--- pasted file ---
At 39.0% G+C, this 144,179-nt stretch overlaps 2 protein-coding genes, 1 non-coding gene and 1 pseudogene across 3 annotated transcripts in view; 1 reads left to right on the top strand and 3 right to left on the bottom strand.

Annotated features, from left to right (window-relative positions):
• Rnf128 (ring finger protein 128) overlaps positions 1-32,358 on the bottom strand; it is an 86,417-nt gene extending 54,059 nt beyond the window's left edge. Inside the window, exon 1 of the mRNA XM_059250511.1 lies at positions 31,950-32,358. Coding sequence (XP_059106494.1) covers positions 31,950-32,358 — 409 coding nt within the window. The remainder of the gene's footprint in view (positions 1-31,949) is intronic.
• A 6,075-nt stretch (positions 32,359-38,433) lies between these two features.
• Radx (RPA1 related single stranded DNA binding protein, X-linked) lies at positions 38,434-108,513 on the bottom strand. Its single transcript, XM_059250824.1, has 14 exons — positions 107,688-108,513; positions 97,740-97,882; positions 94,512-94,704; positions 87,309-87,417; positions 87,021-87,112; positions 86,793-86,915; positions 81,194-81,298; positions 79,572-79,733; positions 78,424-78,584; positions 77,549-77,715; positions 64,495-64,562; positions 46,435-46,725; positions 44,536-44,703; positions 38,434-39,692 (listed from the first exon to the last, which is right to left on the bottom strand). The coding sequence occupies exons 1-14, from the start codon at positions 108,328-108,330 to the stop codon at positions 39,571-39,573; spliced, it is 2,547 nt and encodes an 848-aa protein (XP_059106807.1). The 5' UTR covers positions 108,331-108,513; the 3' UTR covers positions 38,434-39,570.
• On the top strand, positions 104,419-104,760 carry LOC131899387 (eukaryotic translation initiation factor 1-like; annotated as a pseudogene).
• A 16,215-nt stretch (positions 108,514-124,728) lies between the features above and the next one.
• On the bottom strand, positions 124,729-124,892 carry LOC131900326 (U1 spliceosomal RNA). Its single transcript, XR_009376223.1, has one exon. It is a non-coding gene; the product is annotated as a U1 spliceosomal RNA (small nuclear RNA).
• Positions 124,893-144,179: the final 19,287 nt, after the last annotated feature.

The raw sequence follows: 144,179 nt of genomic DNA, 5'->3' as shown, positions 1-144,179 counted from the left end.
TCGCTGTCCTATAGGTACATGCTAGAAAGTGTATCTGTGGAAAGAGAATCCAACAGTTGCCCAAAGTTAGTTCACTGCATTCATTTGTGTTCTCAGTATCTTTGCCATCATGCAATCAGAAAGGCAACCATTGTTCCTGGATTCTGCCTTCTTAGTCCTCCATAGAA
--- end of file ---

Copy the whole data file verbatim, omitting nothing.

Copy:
At 39.0% G+C, this 144,179-nt stretch overlaps 2 protein-coding genes, 1 non-coding gene and 1 pseudogene across 3 annotated transcripts in view; 1 reads left to right on the top strand and 3 right to left on the bottom strand.

Annotated features, from left to right (window-relative positions):
• Rnf128 (ring finger protein 128) overlaps positions 1-32,358 on the bottom strand; it is an 86,417-nt gene extending 54,059 nt beyond the window's left edge. Inside the window, exon 1 of the mRNA XM_059250511.1 lies at positions 31,950-32,358. Coding sequence (XP_059106494.1) covers positions 31,950-32,358 — 409 coding nt within the window. The remainder of the gene's footprint in view (positions 1-31,949) is intronic.
• A 6,075-nt stretch (positions 32,359-38,433) lies between these two features.
• Radx (RPA1 related single stranded DNA binding protein, X-linked) lies at positions 38,434-108,513 on the bottom strand. Its single transcript, XM_059250824.1, has 14 exons — positions 107,688-108,513; positions 97,740-97,882; positions 94,512-94,704; positions 87,309-87,417; positions 87,021-87,112; positions 86,793-86,915; positions 81,194-81,298; positions 79,572-79,733; positions 78,424-78,584; positions 77,549-77,715; positions 64,495-64,562; positions 46,435-46,725; positions 44,536-44,703; positions 38,434-39,692 (listed from the first exon to the last, which is right to left on the bottom strand). The coding sequence occupies exons 1-14, from the start codon at positions 108,328-108,330 to the stop codon at positions 39,571-39,573; spliced, it is 2,547 nt and encodes an 848-aa protein (XP_059106807.1). The 5' UTR covers positions 108,331-108,513; the 3' UTR covers positions 38,434-39,570.
• On the top strand, positions 104,419-104,760 carry LOC131899387 (eukaryotic translation initiation factor 1-like; annotated as a pseudogene).
• A 16,215-nt stretch (positions 108,514-124,728) lies between the features above and the next one.
• On the bottom strand, positions 124,729-124,892 carry LOC131900326 (U1 spliceosomal RNA). Its single transcript, XR_009376223.1, has one exon. It is a non-coding gene; the product is annotated as a U1 spliceosomal RNA (small nuclear RNA).
• Positions 124,893-144,179: the final 19,287 nt, after the last annotated feature.

The raw sequence follows: 144,179 nt of genomic DNA, 5'->3' as shown, positions 1-144,179 counted from the left end.
TCGCTGTCCTATAGGTACATGCTAGAAAGTGTATCTGTGGAAAGAGAATCCAACAGTTGCCCAAAGTTAGTTCACTGCATTCATTTGTGTTCTCAGTATCTTTGCCATCATGCAATCAGAAAGGCAACCATTGTTCCTGGATTCTGCCTTCTTAGTCCTCCATAGAA